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Met Museum Presents Spring Ticket Sweepstakes on Facebook

Taylor Newby, Social Media Manager, Digital Media

Posted: Tuesday, April 8, 2014

This spring, the Met Museum Presents Ticket Sweepstakes series is giving away tickets to upcoming performances and talks on the Museum's Facebook page. Every Tuesday through June 3 (with the exception of April 22 and May 5), a new event will be featured in the sweepstakes.

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Featured Publication—The Cesnola Collection of Cypriot Art: Stone Sculpture

Rachel High, Editorial Assistant, Editorial Department

Posted: Tuesday, April 8, 2014

The Cesnola Collection of Cypriot Art: Stone Sculpture (2014) is the first comprehensive publication of 635 stone sculptures in the Met's extensive collection of ancient art from the island of Cyprus. Published online, in a historic first for the Museum, the publication is available to read, download, and search in MetPublications at no cost. A paperbound edition, complete and printed as a 436-page print-on-demand book with 949 full-color illustrations, is also available for purchase and can be ordered on Yale University Press's website.

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Bashford Dean and Japanese Arms and Armor

Donald J. La Rocca, Curator, Department of Arms and Armor

Posted: Tuesday, April 8, 2014

During scientific research trips to Japan in the 1890s, Bashford Dean (1867–1928), founding curator of the Department of Arms and Armor, immersed himself in the study of Japanese arms and armor. By about 1900 he had assembled a private collection of approximately 125 pieces. When Dean lent his collection to The Metropolitan Museum of Art in 1903, it was the most comprehensive of its kind in the United States.

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Cross-Departmental Dialogue: The Rock and the Revolution

Xin Wang, Research Assistant, Department of Asian Art

Posted: Friday, April 4, 2014

At the moment, we have on two different sides of the Museum great examples of contemporary artists who have created works that deal with history, politics, and social realities in their respective regions using stop-motion animation: The Refusal of Time (2012), an installation by William Kentridge (b. 1955) currently on view in the Modern and Contemporary Art galleries, and a selection of videos in the exhibition Ink Art: Past as Present in Contemporary China by artists Chen Shaoxiong (b. 1962), Qiu Anxiong (b. 1972) and Sun Xun (b. 1980). Qiu and Sun in particular have acknowledged Kentridge as a source of inspiration. I spoke with Ian Alteveer, associate curator in the Department of Modern and Contemporary Art, about the connections between Kentridge's film and several videos in Ink Art.

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Collecting Inspiration with Supersisters

Liz Zanis, Collections Management Assistant, Department of Drawings and Prints

Posted: Thursday, April 3, 2014

Published in 1979, the Supersisters trading cards were a playful, informative, and accessible way to spread feminism to younger audiences. The series was inspired by Lois Rich's daughter, an eight-year-old baseball-card collector, who asked why there weren't any pictures of girls on the cards. With a grant from the New York State Education Department, Lois Rich and her sister, Barbara Egerman, contacted five hundred women of achievement and created cards of the first seventy-two to respond.

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On Pots, Poets, and Poetry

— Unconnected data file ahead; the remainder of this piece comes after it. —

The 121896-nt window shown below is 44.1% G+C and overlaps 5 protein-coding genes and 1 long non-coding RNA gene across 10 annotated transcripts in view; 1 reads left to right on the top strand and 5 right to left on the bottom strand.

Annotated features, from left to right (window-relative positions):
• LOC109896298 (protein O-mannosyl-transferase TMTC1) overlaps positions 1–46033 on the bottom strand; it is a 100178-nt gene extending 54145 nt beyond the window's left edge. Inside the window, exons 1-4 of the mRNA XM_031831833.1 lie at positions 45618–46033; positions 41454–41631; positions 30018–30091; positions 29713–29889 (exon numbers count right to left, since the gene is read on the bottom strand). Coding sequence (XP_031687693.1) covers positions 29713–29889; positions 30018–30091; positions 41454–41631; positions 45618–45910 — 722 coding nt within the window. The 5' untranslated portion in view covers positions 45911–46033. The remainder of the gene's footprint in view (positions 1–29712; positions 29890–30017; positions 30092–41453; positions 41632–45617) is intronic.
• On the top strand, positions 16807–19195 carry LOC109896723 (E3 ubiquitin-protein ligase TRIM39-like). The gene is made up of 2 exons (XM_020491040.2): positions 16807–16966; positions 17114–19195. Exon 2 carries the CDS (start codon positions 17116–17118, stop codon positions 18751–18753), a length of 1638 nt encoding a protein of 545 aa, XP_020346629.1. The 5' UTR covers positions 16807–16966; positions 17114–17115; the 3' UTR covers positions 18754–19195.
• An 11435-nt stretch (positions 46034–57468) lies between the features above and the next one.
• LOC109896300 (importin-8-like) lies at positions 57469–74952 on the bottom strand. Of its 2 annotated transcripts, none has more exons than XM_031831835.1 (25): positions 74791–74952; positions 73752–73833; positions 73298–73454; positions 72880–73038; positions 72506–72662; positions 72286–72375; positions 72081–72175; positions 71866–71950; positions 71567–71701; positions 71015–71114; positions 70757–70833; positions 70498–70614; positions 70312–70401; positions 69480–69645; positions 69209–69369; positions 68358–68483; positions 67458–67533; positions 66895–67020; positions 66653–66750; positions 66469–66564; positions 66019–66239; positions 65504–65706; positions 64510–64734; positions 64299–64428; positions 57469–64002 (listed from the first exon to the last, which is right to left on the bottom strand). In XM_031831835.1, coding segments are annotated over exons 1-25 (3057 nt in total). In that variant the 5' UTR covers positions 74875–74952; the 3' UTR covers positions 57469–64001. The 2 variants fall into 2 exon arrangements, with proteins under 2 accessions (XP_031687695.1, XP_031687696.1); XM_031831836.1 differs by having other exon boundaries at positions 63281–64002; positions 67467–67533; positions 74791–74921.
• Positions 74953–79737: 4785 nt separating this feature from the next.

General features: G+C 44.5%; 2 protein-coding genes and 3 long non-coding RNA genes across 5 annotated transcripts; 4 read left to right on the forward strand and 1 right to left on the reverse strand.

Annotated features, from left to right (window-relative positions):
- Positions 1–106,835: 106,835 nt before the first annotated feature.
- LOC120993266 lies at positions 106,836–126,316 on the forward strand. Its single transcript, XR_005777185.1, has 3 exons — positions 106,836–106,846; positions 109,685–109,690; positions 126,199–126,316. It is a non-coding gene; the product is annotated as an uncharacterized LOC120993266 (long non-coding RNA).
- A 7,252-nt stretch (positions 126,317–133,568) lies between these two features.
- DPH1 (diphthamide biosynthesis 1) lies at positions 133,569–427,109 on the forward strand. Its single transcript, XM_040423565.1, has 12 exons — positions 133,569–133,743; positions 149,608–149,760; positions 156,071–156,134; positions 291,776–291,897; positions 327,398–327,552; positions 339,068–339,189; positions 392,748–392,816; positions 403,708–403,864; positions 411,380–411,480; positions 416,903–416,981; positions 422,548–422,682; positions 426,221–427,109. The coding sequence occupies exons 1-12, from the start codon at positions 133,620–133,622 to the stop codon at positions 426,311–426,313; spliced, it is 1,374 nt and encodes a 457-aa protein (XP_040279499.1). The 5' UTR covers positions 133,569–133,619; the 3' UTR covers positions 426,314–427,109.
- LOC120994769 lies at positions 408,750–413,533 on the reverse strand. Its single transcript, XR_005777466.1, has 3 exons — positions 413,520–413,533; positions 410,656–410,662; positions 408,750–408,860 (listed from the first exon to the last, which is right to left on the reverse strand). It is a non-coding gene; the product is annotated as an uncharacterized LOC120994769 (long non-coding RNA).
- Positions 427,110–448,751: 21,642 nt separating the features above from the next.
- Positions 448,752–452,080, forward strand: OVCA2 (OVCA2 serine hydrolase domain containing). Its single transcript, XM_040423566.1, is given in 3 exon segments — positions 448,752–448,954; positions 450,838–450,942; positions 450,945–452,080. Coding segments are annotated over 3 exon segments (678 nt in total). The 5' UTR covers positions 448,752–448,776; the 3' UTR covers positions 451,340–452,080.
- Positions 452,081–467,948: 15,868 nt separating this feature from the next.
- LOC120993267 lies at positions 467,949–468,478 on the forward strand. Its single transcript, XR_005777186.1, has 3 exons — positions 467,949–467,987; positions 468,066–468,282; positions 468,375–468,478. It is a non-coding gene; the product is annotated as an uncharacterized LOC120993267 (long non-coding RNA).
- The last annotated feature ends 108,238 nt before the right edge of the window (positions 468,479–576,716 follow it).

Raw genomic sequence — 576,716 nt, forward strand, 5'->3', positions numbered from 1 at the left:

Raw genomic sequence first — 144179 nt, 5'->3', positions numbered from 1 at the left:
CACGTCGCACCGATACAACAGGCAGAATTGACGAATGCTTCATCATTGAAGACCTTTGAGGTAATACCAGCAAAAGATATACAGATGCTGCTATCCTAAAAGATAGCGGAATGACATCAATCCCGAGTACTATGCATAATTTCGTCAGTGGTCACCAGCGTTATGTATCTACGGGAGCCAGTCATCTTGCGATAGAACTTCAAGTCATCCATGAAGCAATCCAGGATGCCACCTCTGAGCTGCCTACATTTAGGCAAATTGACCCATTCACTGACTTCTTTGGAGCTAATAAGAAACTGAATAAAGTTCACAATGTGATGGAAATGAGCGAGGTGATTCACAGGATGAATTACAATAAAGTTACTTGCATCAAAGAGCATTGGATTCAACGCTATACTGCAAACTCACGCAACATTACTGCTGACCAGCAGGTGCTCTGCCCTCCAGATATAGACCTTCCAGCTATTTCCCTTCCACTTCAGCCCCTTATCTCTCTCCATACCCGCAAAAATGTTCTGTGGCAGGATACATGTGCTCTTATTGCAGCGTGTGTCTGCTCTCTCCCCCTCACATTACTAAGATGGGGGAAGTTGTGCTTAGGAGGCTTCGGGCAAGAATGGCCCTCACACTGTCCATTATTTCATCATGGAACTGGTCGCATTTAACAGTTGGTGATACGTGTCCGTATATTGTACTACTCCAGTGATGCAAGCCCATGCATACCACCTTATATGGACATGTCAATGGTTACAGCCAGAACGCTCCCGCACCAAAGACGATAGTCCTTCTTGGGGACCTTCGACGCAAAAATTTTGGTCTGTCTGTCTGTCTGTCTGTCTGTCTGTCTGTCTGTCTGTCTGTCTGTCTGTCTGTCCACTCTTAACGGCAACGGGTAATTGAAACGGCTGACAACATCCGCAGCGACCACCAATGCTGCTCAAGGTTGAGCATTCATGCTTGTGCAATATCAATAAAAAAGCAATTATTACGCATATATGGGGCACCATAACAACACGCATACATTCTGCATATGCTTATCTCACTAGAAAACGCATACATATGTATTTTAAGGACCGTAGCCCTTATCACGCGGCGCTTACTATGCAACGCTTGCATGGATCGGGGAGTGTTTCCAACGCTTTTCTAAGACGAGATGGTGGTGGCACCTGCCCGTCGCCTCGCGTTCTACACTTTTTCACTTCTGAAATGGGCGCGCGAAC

Denise Patry Leidy, Curator, Department of Asian Art

Posted: Wednesday, April 2, 2014

The shadowy, newly blossomed plum tree and crescent moon painted on the interior of a black-glazed tea bowl (fig. 1) and delicately incised into the center of a green-glazed bowl (fig.2), both of which are now on view in the Great Hall Balcony, illustrate a complex web of cultural allusions. Understood as references to the ephemeral nature of life, plum blossoms also symbolize hope and endurance: They are the first flowers to bloom in early spring as winter begins to fade.

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What's New: Gallery 351

Yaëlle Biro, Associate Curator, Department of the Arts of Africa, Oceania, and the Americas

Posted: Friday, March 28, 2014

At the entrance to the Michael C. Rockefeller Wing, in the gallery devoted to Ethiopian art (Gallery 351), an installation combines historical works from the Museum's collection with a series of related creations by a contemporary artist on loan from a private collection.

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Tapestries Report All the News That's Fit to Weave

Sarah Mallory, Research Assistant, European Sculpture and Decorative Arts

Posted: Tuesday, March 25, 2014

Before the advent of Facebook and Twitter, Pinterest and Instagram, television, or the daily paper, looking at tapestries was one way to learn about the news of the day, observe fashionable trends in clothing and interior design, and perhaps even make a political statement. Since it is #tapestrytuesday, let's examine how the social medium that is a tapestry just might have been an early form of social media.

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A Change of Scenery: New Drawings and Prints in Cleopatra's Needle

Femke Speelberg, Assistant Curator, Department of Drawings and Prints

Posted: Monday, March 24, 2014

Coinciding with the conservation treatment of the obelisk of Thutmose III in Central Park, the current exhibition Cleopatra's Needle focuses on this important Egyptian icon. Through various works of art from the Museum's encyclopedic collection, as well as some important loans from other institutions and private collectors, the show explores the meanings, functions, and manifestations of obelisks, both in their original context in ancient Egypt and later adaptations in western culture.

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Featured Catalogue: Interview with Curator, Author, and World Book Award Recipient Helen C. Evans

Rachel High, Editorial Assistant, Editorial Department

Posted: Thursday, March 13, 2014

​Helen C. Evans, Mary and Michael Jaharis Curator of Byzantine Art, traveled to Tehran, Iran, on February 8, 2014, to accept the twenty-first annual World Book Award for her catalogue Byzantium and Islam: Age of Transition. The award was presented by the World Book Award Committee of the Islamic Republic of Iran's Ministry of Culture and Religious Guidance.

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Now at the Met offers in-depth articles and multimedia features about the Museum's current exhibitions, events, research, announcements, behind-the-scenes activities, and more.